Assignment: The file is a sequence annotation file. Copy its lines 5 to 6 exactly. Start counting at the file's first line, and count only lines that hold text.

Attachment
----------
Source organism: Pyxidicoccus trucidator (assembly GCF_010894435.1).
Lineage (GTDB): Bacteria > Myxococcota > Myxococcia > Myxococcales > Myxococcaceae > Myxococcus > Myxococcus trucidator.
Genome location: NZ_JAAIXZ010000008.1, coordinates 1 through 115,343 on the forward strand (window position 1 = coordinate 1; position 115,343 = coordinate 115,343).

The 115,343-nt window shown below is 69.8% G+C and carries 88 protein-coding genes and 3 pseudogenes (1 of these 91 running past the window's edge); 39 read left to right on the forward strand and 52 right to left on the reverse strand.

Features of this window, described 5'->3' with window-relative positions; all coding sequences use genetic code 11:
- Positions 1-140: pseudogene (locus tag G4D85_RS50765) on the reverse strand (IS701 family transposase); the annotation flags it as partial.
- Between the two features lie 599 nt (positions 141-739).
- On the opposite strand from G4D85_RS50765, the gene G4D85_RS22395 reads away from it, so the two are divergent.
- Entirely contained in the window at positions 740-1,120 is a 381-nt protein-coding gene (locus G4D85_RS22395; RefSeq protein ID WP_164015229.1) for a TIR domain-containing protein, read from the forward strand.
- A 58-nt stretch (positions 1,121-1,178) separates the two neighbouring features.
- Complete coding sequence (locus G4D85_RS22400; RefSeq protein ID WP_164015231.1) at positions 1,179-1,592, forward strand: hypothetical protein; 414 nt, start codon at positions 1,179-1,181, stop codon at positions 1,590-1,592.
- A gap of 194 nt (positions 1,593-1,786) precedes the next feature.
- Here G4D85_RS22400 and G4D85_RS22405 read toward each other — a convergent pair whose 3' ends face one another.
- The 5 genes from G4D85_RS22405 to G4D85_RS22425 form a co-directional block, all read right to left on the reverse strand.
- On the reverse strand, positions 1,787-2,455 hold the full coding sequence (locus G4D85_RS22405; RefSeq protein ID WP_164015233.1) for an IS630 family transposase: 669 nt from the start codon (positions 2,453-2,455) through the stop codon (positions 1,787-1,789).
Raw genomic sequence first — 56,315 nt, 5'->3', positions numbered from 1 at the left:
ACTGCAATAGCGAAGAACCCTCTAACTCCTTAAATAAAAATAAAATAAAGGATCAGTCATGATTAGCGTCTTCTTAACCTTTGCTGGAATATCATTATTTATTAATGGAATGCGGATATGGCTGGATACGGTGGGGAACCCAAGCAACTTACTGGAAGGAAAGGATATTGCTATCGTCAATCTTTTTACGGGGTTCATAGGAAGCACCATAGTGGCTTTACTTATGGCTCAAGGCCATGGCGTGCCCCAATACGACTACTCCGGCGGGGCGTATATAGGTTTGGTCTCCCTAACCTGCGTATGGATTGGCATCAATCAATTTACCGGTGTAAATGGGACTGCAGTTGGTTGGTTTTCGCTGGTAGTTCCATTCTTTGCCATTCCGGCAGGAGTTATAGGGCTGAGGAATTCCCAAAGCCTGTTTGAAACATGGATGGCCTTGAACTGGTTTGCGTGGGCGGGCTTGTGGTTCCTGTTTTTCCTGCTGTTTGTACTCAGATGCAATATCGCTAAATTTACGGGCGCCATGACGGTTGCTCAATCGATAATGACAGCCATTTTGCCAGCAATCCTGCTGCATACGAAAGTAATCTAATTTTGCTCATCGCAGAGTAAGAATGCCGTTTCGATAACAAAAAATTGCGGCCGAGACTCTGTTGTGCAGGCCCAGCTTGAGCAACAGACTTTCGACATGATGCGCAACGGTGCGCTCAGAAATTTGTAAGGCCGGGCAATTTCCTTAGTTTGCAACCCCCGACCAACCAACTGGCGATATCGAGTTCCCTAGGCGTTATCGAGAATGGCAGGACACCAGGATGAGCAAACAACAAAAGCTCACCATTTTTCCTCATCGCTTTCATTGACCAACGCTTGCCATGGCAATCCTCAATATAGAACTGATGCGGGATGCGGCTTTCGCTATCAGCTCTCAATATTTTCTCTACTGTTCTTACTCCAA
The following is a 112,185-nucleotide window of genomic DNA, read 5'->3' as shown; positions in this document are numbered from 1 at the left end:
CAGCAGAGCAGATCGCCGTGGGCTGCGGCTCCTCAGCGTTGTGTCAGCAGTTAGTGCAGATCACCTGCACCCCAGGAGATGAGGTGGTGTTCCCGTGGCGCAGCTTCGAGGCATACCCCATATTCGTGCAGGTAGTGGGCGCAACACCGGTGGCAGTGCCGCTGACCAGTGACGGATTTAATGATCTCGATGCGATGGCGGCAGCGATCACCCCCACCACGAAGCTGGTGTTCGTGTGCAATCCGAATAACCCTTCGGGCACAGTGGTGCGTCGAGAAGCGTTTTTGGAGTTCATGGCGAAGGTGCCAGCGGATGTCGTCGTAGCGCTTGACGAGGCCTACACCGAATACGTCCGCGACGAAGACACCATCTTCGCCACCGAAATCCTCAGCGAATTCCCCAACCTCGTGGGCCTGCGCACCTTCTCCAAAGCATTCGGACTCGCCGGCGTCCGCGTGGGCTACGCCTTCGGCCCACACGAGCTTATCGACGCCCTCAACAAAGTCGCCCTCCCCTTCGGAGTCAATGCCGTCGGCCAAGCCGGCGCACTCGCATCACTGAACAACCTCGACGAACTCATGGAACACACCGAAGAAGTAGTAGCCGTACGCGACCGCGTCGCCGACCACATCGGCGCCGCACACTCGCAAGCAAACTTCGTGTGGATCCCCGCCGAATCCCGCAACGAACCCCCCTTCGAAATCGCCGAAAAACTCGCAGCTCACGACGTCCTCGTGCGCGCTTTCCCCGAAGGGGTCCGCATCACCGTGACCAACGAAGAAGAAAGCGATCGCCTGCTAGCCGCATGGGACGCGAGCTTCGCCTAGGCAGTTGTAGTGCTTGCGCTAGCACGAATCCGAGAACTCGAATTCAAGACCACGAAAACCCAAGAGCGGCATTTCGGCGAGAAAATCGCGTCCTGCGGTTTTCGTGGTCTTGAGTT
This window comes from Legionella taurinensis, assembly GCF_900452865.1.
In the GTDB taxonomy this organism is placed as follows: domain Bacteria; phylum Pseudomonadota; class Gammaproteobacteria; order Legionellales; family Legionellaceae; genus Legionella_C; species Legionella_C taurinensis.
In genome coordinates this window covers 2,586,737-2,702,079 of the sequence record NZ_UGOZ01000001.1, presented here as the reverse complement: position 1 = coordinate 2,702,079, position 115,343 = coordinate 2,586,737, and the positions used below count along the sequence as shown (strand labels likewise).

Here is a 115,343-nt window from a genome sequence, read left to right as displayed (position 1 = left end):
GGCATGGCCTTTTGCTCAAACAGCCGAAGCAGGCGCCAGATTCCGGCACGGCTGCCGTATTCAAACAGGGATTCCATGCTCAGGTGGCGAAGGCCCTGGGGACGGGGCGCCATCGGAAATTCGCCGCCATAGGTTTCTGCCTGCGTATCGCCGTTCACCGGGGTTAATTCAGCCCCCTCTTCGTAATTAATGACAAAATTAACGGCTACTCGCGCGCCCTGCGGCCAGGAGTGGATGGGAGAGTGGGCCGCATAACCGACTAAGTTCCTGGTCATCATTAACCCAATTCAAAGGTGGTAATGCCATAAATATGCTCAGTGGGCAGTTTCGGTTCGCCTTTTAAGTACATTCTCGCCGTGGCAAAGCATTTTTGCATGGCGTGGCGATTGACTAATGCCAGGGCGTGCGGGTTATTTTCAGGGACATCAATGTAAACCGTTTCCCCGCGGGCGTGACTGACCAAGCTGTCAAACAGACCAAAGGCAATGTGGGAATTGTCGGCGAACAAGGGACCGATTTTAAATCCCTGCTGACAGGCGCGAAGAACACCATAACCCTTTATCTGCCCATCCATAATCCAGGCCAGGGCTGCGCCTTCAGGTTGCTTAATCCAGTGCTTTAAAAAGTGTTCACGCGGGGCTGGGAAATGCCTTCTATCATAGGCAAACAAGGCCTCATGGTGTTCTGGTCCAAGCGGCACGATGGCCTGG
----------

Features of this window, described 5'->3' with window-relative positions; all coding sequences use genetic code 11:
- Positions 1-140: pseudogene (locus tag G4D85_RS50765) on the reverse strand (IS701 family transposase); the annotation flags it as partial.